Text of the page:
Before you know it, the green flag will signal the start of the 2013 Daytona 500, which kicks-off another 36-race Sprint Cup series season.
Tips for Wagering on NASCAR’s Sprint Cup Series
Before you know it, the green
flag will signal the start of the 2013 Daytona 500, which kicks-off another
36-race Sprint Cup series season, so it is not too early to start formulating
your NASCAR betting strategy to cash-in on all the action. The following are a
few betting tips to enhance your handicapping efforts.
Narrow the Field
Each of NASCAR’s 36 Sprint
Cup point races is normally comprised of a starting field of 43 qualifying
cars. Out of those 43 cars, a typical sportsbook will list odds for anywhere
from 20 to 30 drivers to win a particular race along with odds for betting the
‘field’ for the rest of the drivers not listed.
The first thing you can do is
throw-out the ‘field’ bet as it rarely comes through. That is not to say it is
impossible for some unknown driver to come out of nowhere much like Trevor
Bayne did to win the 2011 Daytona 500, however the payoff on this bet never
correlates with the risk. The next thing you can do is pretty much cut the
field in half as Sprint Cup racing is not really conducive to longshots winning
on a regular basis.
If you look back at 2012’s
race results there were only 14 different drivers that found their way to
victory lane. Of the 14, there were six drivers that were a one and done winner.
That means that eight different drivers won 30 of 36 races last season. Breaking
down things a bit further, the top seven drivers in the final Sprint Cup series
point standings for last season accounted for 25 checkered flags. These kinds
of results are usually the rule not the exception in a sport that is completely
dominated by a select few.
All this means is that when
you go to handicap a winner for a particular race, you should only be focusing
your attention on maybe seven to eight drivers as the most.
Just as in any sport, NASCAR
Sprint Cup drivers go through hot and cold streaks over the course of the
season. This is why it is always important to know how a driver has been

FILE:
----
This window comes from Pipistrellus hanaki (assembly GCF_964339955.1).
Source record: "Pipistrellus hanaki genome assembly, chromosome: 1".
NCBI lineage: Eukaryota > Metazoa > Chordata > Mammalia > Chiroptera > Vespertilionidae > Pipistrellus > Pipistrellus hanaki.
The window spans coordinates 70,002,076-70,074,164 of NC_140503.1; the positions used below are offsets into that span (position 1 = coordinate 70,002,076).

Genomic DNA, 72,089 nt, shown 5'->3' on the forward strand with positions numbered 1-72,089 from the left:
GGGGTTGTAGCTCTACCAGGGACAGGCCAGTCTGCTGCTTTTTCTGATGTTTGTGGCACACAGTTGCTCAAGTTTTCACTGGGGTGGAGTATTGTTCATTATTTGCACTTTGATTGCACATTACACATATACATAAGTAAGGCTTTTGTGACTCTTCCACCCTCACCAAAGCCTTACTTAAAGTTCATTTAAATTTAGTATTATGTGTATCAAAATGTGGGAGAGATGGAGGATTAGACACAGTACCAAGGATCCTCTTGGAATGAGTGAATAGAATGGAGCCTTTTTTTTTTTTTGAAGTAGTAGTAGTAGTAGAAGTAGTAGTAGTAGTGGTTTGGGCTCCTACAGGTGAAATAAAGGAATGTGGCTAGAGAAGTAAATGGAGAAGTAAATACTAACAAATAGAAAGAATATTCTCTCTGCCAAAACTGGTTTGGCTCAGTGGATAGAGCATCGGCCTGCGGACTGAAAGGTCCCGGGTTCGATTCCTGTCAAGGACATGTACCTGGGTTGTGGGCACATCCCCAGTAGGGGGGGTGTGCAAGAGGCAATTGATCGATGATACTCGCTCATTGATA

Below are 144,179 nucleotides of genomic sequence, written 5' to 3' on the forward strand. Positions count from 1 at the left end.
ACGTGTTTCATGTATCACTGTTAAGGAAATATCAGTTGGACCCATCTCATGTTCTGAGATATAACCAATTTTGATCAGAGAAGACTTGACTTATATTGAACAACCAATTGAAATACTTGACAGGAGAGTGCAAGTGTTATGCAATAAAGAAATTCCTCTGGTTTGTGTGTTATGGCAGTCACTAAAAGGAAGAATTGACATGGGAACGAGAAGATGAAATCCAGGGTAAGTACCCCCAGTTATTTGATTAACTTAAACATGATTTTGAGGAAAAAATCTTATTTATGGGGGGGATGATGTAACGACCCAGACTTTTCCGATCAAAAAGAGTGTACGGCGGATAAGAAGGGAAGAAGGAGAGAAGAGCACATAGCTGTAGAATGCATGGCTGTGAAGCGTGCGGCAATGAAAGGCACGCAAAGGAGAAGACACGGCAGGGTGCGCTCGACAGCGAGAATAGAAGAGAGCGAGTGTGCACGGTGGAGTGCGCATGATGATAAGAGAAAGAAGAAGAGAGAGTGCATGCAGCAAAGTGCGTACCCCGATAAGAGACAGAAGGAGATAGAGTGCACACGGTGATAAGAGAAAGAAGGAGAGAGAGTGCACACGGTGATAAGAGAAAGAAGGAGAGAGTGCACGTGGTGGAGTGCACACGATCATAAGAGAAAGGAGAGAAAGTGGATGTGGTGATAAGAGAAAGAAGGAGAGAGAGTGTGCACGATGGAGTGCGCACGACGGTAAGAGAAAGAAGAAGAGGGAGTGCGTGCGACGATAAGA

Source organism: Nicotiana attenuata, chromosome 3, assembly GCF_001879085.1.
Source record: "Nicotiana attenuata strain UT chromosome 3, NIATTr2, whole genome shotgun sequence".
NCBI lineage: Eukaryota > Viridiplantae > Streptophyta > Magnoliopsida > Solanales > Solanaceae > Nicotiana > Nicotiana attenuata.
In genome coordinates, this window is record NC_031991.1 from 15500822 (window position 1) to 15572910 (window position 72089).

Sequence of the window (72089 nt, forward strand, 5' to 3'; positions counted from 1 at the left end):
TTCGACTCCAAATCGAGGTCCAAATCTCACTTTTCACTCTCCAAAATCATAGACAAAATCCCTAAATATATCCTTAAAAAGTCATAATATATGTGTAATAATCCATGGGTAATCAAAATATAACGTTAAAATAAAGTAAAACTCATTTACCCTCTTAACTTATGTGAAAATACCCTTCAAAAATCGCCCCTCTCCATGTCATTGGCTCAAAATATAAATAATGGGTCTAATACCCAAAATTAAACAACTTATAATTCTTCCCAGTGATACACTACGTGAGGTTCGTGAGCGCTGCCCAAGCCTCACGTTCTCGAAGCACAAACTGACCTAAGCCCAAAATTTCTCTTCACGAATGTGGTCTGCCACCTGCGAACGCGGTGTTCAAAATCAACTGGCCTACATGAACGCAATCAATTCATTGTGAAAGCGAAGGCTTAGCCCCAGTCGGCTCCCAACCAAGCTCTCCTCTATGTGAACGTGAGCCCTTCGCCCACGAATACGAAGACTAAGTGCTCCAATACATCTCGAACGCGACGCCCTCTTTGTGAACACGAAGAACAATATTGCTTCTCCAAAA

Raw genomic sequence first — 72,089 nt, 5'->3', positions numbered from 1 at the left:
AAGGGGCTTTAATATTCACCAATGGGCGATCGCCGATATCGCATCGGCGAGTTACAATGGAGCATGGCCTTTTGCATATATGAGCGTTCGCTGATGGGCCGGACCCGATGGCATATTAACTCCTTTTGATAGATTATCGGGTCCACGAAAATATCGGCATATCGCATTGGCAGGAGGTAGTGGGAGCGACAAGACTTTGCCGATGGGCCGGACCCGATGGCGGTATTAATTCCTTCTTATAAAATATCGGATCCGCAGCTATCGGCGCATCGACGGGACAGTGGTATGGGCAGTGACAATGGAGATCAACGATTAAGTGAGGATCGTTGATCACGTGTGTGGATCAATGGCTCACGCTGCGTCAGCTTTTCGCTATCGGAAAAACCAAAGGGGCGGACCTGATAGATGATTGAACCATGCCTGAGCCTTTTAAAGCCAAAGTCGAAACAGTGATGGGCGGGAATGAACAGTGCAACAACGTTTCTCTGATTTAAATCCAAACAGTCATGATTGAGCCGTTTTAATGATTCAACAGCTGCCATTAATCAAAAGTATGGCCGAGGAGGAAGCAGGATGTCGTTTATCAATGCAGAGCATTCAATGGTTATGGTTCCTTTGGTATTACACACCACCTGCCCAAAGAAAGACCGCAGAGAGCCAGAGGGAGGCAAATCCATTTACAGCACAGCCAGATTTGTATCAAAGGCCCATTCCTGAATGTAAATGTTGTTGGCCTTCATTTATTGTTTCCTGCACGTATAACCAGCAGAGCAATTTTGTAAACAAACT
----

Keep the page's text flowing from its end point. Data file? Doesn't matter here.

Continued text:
performing leading-up to the current race on the schedule, which is called his
‘current form’. I'd like Kyle Busch to win this Sunday’s race because he has
attractive odds, dig a bit deeper into how he has finished in the past five
races to get a better feel for how the entire race team has been performing.
There are quite a few variables that go into winning a race and common sense
dictates that hot teams tend to stay hot, while teams that have been off the
mark in recent races are still trying to work out the kinks.
When it comes to the Sprint
Cup series, there are currently 24 different tracks that host the 36 different
point races. With the exception of road courses at Sonoma and Watkins Glenn,
the other 22 tracks are basic ovals but vastly different in length and actual
shapes. They are often broken down into three categories: short tracks (a mile
or less in length), intermediate tracks (1.5 miles) and long tracks (two or
Given the subtle racing
differences that each driver faces each week, it is very important to not only
know how they have performed at that specific venue in the past, but how they
have performed on that specific track type as well. A great driver like Jimmy
Johnson can win anytime he gets behind the wheel of a car, but if he happens to
be racing at one of his favorite tracks, his chances to win vastly improve.
The Bottom Line
Once you narrow the field to
the legitimate contenders, kick-out any of those drivers whose current form is
not up to snuff and then pick-out the ones that have consistently performed
well at that week’s venue you should be left with a very short list of solid
plays to wager on for that week’s race
Good luck with all of your sports picks this week!